OK, Foundationland and the universities are generally 95% Democrat, so you wouldn’t expect the Republicans to care. It’s a little harder to explain why Democratic politicians and political websites aren’t complaining loudly.

Even we bleeding-heart libertarians ought to be protesting, at least to show that we’re not Randians. We are always trying hard to show why the usual choice between Randian hyper-egoism and statist pseudo-idealism excludes a huge, libertarian-friendly middle ground.

Thank to Rand’s status as the popular face of libertarianism, the assumption is widespread that the libertarian soul, insofar as libertarians can be said to have a soul, is a selfish one. Even many non-Randian libertarians after all embrace the doctrine, going back to Mandeville, that private vices make public virtues. Everyone pursuing his/her own interests makes the world a better place, at lease in a purely materialistic sense. The common good is nothing but the sum of private interests. A critic of this view might remark, and with justice, that it’s too bad the greatest good to the greatest number seems to require bad behavior from everyone.  That the only way to serve the human race is to give up on idealism and to serve yourself. The reaction of the neutral observer will be:  Really?  Since when is any society better off because everyone is behaving selfishly?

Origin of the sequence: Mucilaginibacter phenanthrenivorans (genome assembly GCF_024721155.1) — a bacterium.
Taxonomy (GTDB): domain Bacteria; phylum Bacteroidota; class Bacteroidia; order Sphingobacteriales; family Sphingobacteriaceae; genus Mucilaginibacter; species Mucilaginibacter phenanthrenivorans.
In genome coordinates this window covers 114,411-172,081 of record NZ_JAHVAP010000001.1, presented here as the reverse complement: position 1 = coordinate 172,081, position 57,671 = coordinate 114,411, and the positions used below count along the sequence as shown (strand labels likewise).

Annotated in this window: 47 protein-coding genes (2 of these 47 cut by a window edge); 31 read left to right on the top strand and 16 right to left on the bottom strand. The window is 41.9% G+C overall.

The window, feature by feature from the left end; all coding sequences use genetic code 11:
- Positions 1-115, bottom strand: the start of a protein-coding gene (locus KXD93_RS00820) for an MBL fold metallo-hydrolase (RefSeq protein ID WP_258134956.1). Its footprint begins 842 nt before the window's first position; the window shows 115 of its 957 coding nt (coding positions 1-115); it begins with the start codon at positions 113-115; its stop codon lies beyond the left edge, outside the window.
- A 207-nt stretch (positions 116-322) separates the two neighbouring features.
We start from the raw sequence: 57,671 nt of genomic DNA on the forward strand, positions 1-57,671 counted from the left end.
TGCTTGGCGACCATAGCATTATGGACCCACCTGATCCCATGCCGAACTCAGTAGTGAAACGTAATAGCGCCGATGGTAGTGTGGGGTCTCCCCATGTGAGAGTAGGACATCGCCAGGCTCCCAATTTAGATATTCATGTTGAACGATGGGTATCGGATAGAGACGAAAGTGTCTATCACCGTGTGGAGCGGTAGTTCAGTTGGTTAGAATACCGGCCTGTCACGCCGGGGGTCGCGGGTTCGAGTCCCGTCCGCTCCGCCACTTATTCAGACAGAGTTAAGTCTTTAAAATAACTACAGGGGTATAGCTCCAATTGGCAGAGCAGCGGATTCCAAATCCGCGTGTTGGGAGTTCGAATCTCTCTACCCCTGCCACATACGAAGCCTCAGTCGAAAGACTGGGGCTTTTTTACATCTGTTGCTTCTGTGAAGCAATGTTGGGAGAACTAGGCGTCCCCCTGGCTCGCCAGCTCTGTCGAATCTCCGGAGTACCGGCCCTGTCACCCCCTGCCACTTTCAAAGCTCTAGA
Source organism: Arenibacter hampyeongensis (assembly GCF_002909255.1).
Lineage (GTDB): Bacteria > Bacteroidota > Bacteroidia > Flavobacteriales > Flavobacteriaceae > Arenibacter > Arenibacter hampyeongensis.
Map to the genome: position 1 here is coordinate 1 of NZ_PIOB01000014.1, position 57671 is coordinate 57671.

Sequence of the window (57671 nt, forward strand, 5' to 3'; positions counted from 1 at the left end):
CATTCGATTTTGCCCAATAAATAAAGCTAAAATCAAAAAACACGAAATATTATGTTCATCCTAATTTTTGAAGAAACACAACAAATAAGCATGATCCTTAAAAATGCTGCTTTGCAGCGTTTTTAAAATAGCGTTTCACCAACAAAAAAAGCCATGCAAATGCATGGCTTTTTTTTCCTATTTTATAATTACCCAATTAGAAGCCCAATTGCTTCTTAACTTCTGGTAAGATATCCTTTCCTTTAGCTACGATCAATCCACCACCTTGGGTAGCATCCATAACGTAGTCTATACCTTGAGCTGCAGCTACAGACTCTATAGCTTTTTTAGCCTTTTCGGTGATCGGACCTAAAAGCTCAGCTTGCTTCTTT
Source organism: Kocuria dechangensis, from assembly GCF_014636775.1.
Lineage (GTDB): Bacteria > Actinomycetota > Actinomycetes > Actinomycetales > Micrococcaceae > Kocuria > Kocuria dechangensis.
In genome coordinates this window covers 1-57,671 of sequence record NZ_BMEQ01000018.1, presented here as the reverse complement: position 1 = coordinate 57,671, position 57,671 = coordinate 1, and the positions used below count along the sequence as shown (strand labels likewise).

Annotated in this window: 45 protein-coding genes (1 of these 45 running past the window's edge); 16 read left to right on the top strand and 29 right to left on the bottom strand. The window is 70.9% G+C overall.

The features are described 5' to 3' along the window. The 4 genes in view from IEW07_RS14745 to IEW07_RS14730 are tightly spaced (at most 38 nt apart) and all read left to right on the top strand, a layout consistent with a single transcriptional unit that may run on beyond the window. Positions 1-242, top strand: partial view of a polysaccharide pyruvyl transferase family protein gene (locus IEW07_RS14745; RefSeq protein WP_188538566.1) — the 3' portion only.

An excellent point. It shows why the first society dominated by free enterprise values, that of England in 18th century, produced the morally defective philosophy of utilitarianism.

Here’s a question:  does market liberalism lead ineluctably to utilitarianism?  Or to ask the question a different way, is John Galt the only possible product of a libertarian society?  If the state is brought under strict limits, as the founding fathers intended, and if citizens are allowed a maximum of liberty, including economic liberty, does that necessarily lead to a hyper-selfish individualism, a spiritual poverty, an end to idealism?